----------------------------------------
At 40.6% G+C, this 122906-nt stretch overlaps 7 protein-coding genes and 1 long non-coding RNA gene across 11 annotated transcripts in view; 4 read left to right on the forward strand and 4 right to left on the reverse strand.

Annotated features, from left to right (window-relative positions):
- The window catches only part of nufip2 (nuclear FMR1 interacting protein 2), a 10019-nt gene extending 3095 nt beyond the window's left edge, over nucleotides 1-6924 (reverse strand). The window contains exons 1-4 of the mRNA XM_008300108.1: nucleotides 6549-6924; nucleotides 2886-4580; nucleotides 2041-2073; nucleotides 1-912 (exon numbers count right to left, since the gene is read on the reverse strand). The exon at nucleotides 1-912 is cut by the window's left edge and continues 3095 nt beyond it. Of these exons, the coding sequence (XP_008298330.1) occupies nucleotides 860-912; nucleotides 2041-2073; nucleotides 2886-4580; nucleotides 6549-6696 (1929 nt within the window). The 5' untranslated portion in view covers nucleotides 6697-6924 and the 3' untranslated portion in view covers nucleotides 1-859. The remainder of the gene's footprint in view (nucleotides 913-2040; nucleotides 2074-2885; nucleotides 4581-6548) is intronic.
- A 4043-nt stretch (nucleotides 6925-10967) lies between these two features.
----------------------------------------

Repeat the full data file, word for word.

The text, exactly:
At 40.6% G+C, this 122906-nt stretch overlaps 7 protein-coding genes and 1 long non-coding RNA gene across 11 annotated transcripts in view; 4 read left to right on the forward strand and 4 right to left on the reverse strand.

Annotated features, from left to right (window-relative positions):
- The window catches only part of nufip2 (nuclear FMR1 interacting protein 2), a 10019-nt gene extending 3095 nt beyond the window's left edge, over nucleotides 1-6924 (reverse strand). The window contains exons 1-4 of the mRNA XM_008300108.1: nucleotides 6549-6924; nucleotides 2886-4580; nucleotides 2041-2073; nucleotides 1-912 (exon numbers count right to left, since the gene is read on the reverse strand). The exon at nucleotides 1-912 is cut by the window's left edge and continues 3095 nt beyond it. Of these exons, the coding sequence (XP_008298330.1) occupies nucleotides 860-912; nucleotides 2041-2073; nucleotides 2886-4580; nucleotides 6549-6696 (1929 nt within the window). The 5' untranslated portion in view covers nucleotides 6697-6924 and the 3' untranslated portion in view covers nucleotides 1-859. The remainder of the gene's footprint in view (nucleotides 913-2040; nucleotides 2074-2885; nucleotides 4581-6548) is intronic.
- A 4043-nt stretch (nucleotides 6925-10967) lies between these two features.